Last month, I had the privilege of attending the 4th Annual Urban Farming Conference, held at Northeastern University, co-hosted by the Urban Farming Institute (UFI) and City Growers. It was a sold out convergence of 400 people, all of them passionate about strengthening the food system, and all of them doing this work in Massachusetts. That alone felt so invigorating; to have 400 people come together to learn together about how to better nourish our communities right here. But more than that, it was a day that put community-building at the forefront, and that amplified the voices of those often lost in the food movement. To reference an MLK quote shared by the keynote speaker, Greg Watson, “Those who love peace must learn to organize as effectively as those who love war.” To me, it was a motivating day filled with incredible black and brown leaders in the food movement sharing their stories, frustrations, wisdom, and vision. It was a day where a woman I had just met thanked me for feeling, as tears of inspiration streamed down my face.
“Those who love peace must learn to organize as effectively as those who love war.” -Dr. MLK Jr.
Of the nine FoodCorps service site organizations in MA in partnership with The Food Project, there were five organizations of our service site partners present–Nuestras Raices, Groundwork Lawrence, Mill City Grows, CitySprouts, and The Food Project–with a handful of staff members from each of them and even some youth coming from as far as two hours away in Holyoke!
There were 28 sessions over 4 time slots, plus the keynote, and closing panel. The keynote speaker was Greg Watson, Director of Policy and Systems Design of the Schumacher Center for New Economics. He eloquently shared the history of the agroecology movement in Cuba. Watson spoke of the multi-directional agricultural revolution born out of science (practices including polyculture, mulching, compost, nitrogen-fixing plants, intensive planting) and organization (strategies including land distribution, family farms, urban agriculture, farmer to farmer knowledge sharing, gender equality, cooperatives, resource efficiency).
The second session I attended was a panel on growing community (and not just food) moderated by Dave Madan of theMOVE. The panel included Belene Tesfaye, Director of Education at City Soil; Luisa Oliviera with the Mayor’s Office of Strategic Planning and Community Development for the City of Somerville; and Karen Washington of Rise and Root Farm in NY. There was a call to better listen to the youth voice, not just as a shallowly seen and not heard, “window dressing” for raising money from panelist members. This sentiment was reinforced by members of the audience, including two inspiring young people from the Groundwork Somerville and Lawrence Green Teams. Washington calls for a whole new food economy that does not replicate capitalism. She demands that we look at the systems we are creating as advocates for food change. We must use the resources we have and also identify when it is time to give up the power that we are holding. With an air of jest but in complete earnest, Washington shared her practice of calling people out for being too attached to their jobs. Her meaning was to point to those of us in the room coming from a place of privilege, whether that be white privilege or otherwise, to give up our jobs and find someone from the communities we are serving to take our places. Because at the end of the day, those of us sitting in places with systematic advantage, will be fine and figure out how to find another way to pay the rent.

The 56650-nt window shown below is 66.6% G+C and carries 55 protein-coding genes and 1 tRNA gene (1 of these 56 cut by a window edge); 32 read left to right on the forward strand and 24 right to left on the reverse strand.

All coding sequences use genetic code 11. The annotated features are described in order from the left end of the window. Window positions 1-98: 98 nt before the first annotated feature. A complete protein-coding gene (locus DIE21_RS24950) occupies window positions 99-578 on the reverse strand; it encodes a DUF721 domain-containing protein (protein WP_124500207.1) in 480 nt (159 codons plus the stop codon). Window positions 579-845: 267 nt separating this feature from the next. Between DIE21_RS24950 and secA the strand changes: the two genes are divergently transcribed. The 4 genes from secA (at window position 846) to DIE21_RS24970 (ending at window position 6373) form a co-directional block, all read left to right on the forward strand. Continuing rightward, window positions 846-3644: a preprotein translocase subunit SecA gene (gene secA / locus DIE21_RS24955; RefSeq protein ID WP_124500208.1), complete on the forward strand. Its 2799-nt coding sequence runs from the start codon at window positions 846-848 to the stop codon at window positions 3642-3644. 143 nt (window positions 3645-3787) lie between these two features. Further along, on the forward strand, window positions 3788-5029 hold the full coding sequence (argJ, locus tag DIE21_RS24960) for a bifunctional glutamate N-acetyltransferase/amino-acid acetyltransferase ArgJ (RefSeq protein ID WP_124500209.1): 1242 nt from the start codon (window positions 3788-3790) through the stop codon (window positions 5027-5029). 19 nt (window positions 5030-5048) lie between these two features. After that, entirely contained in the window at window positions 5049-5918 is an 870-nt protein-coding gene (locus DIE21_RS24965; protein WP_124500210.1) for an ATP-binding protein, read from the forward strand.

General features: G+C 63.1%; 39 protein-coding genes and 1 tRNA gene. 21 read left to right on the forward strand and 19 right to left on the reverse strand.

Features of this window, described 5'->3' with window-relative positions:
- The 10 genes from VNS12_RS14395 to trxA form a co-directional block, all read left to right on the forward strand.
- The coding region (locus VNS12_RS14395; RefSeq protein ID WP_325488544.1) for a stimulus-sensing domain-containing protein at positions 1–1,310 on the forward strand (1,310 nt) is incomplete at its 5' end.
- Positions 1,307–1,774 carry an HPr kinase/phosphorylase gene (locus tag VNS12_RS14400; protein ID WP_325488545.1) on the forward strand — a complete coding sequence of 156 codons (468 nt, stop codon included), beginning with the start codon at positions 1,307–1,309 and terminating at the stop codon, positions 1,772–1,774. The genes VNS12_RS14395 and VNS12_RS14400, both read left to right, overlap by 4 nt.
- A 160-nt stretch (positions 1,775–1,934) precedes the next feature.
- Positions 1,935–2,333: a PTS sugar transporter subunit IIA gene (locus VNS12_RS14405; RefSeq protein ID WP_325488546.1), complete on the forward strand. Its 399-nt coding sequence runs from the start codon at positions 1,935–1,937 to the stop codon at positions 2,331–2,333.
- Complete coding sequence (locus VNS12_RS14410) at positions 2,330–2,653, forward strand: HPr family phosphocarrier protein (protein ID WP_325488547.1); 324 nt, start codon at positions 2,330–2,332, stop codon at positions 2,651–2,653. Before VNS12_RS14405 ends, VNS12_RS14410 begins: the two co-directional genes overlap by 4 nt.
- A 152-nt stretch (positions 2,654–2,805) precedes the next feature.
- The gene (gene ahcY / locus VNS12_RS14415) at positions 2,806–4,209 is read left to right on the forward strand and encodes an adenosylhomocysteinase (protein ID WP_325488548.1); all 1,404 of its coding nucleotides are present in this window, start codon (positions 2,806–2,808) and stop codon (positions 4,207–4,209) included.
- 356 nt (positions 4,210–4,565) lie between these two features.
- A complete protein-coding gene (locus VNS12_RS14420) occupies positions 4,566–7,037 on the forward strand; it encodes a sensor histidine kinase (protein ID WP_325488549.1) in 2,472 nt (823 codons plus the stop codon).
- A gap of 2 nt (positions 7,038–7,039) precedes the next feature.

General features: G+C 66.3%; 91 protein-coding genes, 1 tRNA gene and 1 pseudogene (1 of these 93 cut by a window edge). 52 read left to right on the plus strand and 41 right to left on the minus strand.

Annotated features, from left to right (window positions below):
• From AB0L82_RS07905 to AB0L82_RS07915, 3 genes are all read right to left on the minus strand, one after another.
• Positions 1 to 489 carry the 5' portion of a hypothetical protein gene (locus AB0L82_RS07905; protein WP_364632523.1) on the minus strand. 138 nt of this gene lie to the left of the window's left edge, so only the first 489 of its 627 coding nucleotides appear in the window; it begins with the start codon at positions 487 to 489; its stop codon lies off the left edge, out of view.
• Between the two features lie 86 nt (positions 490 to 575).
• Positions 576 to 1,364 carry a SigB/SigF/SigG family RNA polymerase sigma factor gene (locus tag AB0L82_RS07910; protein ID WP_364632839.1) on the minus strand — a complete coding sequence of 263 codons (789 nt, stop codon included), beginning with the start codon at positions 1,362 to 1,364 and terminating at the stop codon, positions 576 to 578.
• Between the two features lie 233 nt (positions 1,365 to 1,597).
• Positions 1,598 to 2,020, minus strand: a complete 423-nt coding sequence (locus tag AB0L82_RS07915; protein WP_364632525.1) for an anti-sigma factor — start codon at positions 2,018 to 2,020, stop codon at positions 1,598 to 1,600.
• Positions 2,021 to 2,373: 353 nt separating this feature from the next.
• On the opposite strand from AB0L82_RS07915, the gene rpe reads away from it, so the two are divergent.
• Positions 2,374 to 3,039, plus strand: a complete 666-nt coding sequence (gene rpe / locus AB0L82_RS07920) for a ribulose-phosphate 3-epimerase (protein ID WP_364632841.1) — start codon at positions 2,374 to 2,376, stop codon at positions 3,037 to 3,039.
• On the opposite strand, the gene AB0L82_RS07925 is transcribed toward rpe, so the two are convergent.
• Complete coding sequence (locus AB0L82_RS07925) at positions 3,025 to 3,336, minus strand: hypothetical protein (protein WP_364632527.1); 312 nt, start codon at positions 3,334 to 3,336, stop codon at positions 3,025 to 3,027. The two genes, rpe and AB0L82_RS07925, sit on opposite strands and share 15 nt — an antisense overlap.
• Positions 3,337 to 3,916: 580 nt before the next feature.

Washington calls for a whole new food economy that does not replicate capitalism. She demands that we look at the systems we are creating as advocates for food change. We must use the resources we have and also identify when it is time to give up the power that we are holding.
In the third session I attended, there was a focus on cultural crop production, markets and profits, featuring Anne Cody and Neftali Duran of Nuestras Raices and Frank Mangnan of the Stockbridge School of Agriculture at UMASS Amherst. Most poignantly, Duran reminds us to adopt food ways not just through the food itself. Beyond that, we must learn about the context of a crop in how it is grown and what it means to the people who grow it–to know the monetary, social, and personal value of a crop before you start selling it. He cited the Irish potato famine as a staunch example of appropriating a crop native to the Andes, where there were thousands of varieties impressively adapted to each aspect of the microclimates, to where one species was grown and failed massively across Ireland. Cody encouraged doing research online and asking around to learn what produce is in demand.